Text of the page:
Fast food workers in 150 cities went on strike today to fight for increased wages and the right to unionize. In Manhattan, protesters marched outside two McDonald's locations, in Times Square and on 8th Avenue and 56th street, and committed civil disobedience by sitting in intersections and blocking traffic. There were over 1,000 marchers in NYC, and organizers said 34 workers were peacefully arrested. (An NYPD spokesperson confirmed the arrest total; all were charged with disorderly conduct.)


American fast food workers make an average of $8.74 an hour, CNNMoney reports. That comes to $18,000 a year, below the national poverty level. Jorel Ware works at the McDonald's on 8th Avenue and 56th Street, where the strike took place. Today he came to this block, not to go to work, but to be arrested.

"When I was 14, I worked for the Boys Club for the summer for minimum wage," he said. "But I would never dream of being 31 and still making minimum wage. How can you look your kids in the eye and say, 'Oh I can't buy you these sneakers.' Or, 'I have to go somewhere else to get this, because the money I make, even though I work full time, isn't enough.' Why can't I afford these things if I work full time? I don't understand. Actually, I do understand. I'm trying to make the billion dollar company across the street understand."

Protesters believe their civil disobedience is meant to signal how seriously they're taking the issue. Akeen Bey, a McDonald's worker in the Bronx, said they're going to do whatever it takes, for however long it takes. "Those people are really brave," he said, indicating his fellow demonstrators. Bey said if he made $15 an hour, he would financially support his mom, buy food for his siblings and be able to buy an unlimited MetroCard to go to school.

The fight for a higher wage has intensified since 2012, when fast food workers held their first strike in New York. Since then, President Obama has voiced his support for minimum wage unions, and some cities, like Seattle, have legislatively raised wages to $15 an hour.

Today's protest was fueled by another recent victory: The National Labor Board Relations ruled in July that McDonald's is liable for wage theft that happens, even at its franchises. Catherine Ruetschlin, a senior policy analyst at Demos who has spent her career studying labor policy, said the ruling means McDonald's is responsible for how wages are paid too.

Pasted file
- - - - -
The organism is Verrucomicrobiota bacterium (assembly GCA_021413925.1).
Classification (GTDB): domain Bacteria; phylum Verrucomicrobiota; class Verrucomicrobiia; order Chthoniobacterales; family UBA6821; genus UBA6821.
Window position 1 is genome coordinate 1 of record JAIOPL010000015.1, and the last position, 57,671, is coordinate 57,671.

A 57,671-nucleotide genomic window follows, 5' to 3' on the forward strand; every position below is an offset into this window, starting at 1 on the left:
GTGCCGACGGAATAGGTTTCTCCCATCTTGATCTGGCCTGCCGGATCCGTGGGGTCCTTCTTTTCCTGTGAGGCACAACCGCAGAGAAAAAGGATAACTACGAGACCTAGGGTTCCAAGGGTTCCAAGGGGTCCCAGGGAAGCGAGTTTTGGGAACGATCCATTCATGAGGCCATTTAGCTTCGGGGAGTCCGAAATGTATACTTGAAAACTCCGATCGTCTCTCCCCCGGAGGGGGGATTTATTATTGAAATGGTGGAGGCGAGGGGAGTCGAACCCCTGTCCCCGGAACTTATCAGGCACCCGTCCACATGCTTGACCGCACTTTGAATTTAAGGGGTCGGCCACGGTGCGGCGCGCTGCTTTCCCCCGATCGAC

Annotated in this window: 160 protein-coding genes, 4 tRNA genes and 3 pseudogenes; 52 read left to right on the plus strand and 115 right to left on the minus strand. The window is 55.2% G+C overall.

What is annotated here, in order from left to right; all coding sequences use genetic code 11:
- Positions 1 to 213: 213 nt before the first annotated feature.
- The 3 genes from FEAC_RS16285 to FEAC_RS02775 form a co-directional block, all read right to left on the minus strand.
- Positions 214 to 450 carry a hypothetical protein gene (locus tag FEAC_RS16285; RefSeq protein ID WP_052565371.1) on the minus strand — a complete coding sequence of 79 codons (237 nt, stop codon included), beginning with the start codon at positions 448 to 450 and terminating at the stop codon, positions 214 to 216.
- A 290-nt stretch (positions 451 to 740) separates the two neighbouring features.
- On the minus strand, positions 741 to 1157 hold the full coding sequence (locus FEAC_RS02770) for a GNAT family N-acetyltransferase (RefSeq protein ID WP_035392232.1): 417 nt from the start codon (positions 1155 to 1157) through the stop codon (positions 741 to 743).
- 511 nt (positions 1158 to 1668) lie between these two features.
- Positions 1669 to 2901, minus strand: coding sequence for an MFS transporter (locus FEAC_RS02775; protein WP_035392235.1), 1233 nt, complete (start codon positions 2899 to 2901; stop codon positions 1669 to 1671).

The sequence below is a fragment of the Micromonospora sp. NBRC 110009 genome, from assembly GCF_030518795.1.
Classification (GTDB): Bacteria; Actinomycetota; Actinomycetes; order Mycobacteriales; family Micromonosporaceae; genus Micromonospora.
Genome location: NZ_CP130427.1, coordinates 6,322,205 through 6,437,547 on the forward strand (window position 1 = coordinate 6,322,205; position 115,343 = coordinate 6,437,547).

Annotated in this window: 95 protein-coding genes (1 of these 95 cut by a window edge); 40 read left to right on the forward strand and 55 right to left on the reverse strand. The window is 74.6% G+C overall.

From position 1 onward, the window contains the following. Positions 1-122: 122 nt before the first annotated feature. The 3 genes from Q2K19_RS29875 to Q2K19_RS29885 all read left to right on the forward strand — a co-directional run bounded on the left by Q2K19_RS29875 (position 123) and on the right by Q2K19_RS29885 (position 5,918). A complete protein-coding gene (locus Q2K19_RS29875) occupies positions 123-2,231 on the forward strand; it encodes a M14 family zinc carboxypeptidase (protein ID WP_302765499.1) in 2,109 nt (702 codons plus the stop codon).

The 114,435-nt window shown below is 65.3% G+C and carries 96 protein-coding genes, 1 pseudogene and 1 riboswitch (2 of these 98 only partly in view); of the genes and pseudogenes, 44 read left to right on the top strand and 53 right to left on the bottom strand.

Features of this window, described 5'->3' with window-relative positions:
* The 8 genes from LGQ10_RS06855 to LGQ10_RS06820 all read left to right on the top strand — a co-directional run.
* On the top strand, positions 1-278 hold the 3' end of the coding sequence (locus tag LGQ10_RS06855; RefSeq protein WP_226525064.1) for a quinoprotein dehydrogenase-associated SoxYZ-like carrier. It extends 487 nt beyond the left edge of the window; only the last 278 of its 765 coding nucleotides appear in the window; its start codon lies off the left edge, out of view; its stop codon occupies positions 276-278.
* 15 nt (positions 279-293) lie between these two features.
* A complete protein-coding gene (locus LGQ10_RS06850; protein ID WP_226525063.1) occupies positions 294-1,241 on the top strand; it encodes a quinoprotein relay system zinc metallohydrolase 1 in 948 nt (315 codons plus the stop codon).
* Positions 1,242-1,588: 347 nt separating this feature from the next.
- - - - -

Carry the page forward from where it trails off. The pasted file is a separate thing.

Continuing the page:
McDonald's has previously sidestepped the wage conversation by saying that they don't control what their franchises do, or how they spend money. In a statement to Gothamist, McDonald's said, "It's important to know approximately 90% of our U.S. restaurants are independently owned and operated by small to mid-sized business owners who set wages according to local and federal laws and also based upon job level. McDonald's does not determine wages set by our more than 3,000 U.S. franchisees."

Ruetschlin said that McDonald's HQ holds the reigns more tightly than they let on, pointing out that McDonald's sets the rent and the franchise fees that each independent McDonald's owes. McDonald's also mandates capital investments, staffing levels and tell franchisees how to spend all of the dollar investments in the company.

"When you have an equation like that and the wage is the only X factor in the equation, that number is set by the numbers around it," Ruetschlin said. "There's a lot of give there, that could be recalibrated to provide a greater investment in the workforce." Ruetschlin said the idea is to invest in human capital rather than looking at labor as a cost to be minimized.

Shantel Walker has worked at a Papa Johns on Broadway in Brooklyn since 1999. She said her wage is only at $8.50 an hour. "It's 2014, and this is the best that they can do for me?" She said. "I think it's a disgrace and a disgust. Right now, my money goes but so far. I'm trying to do different things. I want to go back to school. It's a struggle, that's why we're out here. And it's not just us. It's people around the world going through the same thing and it has to stop today."

If she made $15 an hour, she said her life would change.

"I want to live a decent life. And I want to be with a union. That’s it. Fifteen dollars and a union."